We are talking here about free price, not free speech.
“The cross-subsidy model: the razors-and-blades model, as well as loss leaders of all sorts, from “free gift inside” to “free toaster for opening an account
The media business model ranging from free-to-air broadcast radio and television to all ad-supported content online today
The Freemium model: “The third is the new one, enabled by digital markets where the marginal cost of production and distribution is close to zero. This is the one that allows the “freemium” business model, where 90% of the users get the basic product for free and 10% chose to pay for a premium version.”
It is glaringly obvious that something is missing here, the kind of exchange that takes place through couchsurfing for example … which has variously been called the freeconomy, the adventure economy …
(it also does not cover state-subsidized free services)
This is well explained by the Digital Extremist blog, which insists on this fourth kind of free, and calls it “IASCT” which stands for Indirect Abundant Synergistic Cooperation Theory.
“It is both another economic structure and a fourth model in the antique models in use today. The premise is abundance (where the premise of the systems today is scarcity) and its methodology is indirect (where the model’s today use direct cooperation).
Even when indirect cooperation is simulated in present forms of economics they are still direct. For example, in Chris’ Free 2 & 3 at least one person directly pays for the others. So it is really direct for one and “non” cooperation for other participants in the exchange.
IASCT is similar to the “pay-it-forward” idea where a person carries out a certain number of acts which are seemingly unreciprocated generosity.
The thing is though, we have this feeling of scarcity and risk which causes us to be fearful about giving away much. People give away their goods in Free 2 and Free 3 because they are not giving them away at all. They experience remuneration on the back-end from one big fish rather than many little fish. The premise of IASCT is that the universe is not a closed system and it has participants which are undeclared, or at least unrevealed, but who nonetheless catalyze transactions of a certain kind. That is where the Synergistic aspect comes in, and it takes place on a grand scale.
It takes a degree of faith, yes; but it is valuable to list because it is truly and legitimately Free #4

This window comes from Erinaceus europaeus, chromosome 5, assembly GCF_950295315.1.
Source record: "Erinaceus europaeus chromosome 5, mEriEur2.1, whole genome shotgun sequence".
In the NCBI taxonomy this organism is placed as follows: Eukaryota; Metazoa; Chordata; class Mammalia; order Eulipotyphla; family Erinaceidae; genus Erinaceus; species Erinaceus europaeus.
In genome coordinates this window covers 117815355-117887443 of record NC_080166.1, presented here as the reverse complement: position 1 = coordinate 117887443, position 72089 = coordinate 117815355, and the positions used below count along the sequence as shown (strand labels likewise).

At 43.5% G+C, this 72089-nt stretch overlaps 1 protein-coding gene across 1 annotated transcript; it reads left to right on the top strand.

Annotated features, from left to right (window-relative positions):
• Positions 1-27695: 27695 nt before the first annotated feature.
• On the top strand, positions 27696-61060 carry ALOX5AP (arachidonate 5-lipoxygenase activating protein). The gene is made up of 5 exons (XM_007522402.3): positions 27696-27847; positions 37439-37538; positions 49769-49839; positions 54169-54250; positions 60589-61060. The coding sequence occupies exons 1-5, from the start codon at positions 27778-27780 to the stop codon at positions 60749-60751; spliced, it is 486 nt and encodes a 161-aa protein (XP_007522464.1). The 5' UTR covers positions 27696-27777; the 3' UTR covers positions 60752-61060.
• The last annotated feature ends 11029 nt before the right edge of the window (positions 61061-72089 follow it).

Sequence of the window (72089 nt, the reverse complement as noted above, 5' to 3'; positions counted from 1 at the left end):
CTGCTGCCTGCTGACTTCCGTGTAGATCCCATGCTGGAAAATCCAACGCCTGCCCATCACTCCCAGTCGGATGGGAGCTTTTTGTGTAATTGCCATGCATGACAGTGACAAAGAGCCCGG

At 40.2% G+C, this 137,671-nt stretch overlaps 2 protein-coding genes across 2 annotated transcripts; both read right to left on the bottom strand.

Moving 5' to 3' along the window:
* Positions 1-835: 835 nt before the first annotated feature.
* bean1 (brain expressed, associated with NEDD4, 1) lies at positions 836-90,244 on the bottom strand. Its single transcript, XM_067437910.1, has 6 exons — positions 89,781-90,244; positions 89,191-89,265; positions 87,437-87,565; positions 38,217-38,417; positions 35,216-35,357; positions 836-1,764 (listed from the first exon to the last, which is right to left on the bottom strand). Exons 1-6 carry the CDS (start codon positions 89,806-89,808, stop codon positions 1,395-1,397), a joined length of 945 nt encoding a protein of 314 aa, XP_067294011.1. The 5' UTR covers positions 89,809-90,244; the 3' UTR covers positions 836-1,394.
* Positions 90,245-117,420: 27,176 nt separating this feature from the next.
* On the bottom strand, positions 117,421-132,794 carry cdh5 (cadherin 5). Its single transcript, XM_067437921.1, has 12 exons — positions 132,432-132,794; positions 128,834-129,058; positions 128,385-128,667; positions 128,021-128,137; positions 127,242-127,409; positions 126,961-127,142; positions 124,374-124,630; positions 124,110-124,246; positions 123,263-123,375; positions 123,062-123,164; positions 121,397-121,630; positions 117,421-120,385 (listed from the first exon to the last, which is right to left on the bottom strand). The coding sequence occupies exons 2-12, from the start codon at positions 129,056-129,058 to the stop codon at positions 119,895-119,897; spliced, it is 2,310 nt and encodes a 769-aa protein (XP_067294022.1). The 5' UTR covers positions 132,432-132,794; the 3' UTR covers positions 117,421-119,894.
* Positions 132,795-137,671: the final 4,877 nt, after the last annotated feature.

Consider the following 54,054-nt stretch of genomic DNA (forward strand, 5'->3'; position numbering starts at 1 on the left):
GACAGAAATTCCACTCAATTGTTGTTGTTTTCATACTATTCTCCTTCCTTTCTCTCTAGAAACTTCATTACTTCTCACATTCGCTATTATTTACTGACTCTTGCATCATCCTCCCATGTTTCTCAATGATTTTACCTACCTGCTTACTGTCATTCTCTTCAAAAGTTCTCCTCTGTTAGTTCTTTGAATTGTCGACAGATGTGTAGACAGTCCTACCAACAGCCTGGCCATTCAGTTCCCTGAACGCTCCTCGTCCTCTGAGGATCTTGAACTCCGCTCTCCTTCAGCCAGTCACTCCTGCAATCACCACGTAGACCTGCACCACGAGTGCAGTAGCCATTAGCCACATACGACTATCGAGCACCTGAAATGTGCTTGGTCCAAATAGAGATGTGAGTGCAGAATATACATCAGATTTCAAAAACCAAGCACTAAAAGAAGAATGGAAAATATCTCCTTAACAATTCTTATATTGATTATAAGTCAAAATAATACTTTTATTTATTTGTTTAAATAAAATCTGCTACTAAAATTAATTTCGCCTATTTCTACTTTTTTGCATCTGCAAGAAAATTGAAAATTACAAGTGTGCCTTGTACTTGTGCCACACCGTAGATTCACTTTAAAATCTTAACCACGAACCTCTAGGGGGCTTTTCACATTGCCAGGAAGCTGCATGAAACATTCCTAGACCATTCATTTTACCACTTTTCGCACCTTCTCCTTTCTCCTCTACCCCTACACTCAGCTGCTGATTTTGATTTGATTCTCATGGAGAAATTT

I would also like to remind our readers of the very valuable typology of open and free business models developed by Steve Bosserman.
Here is my summary of Steve’s quaternary typology:
“Differentiating between open and closed content/code/design, and free/paid approaches, yields for quadrants:
a) Quadrant 1 = Open and free: you can download content, software code or open designs for free; and the more successful of these initiatives will derive income from advertising, selling the attention. The problem remains that many will not be able to do this
b) Quadrant 2 = Open and paid: why would you pay for open code? The short answer is you wouldn’t, unless it is augmented by differential value that is scarce and also useful in your particular context; in this context you are paying for these added value practices that come together with the free code, not the code itself
c) Quadrant 3 = Closed and free: this is a classic commercial strategy; you give the primary commodity for free (say, free cell phones), because it helps you to sell secondary commodities (say mobile phone connectivity)
d) Quadrant 4 = Closed and paid: the classic business model that we are all familiar with and which relies on state-protected intellectual rights monopolies. This is the model that is being most severely undermined by the free replicability of information. This means that it is not just the hackers and consumers that threaten such a business model, but your own competitors. In any sector, there will always be a pioneering company that decides to give the primary commodity for free, or gives away the source code, deriving income from secondary modalities, leaving the traditional closed rights holders in the cold, and making this model unsustainable in the long run.”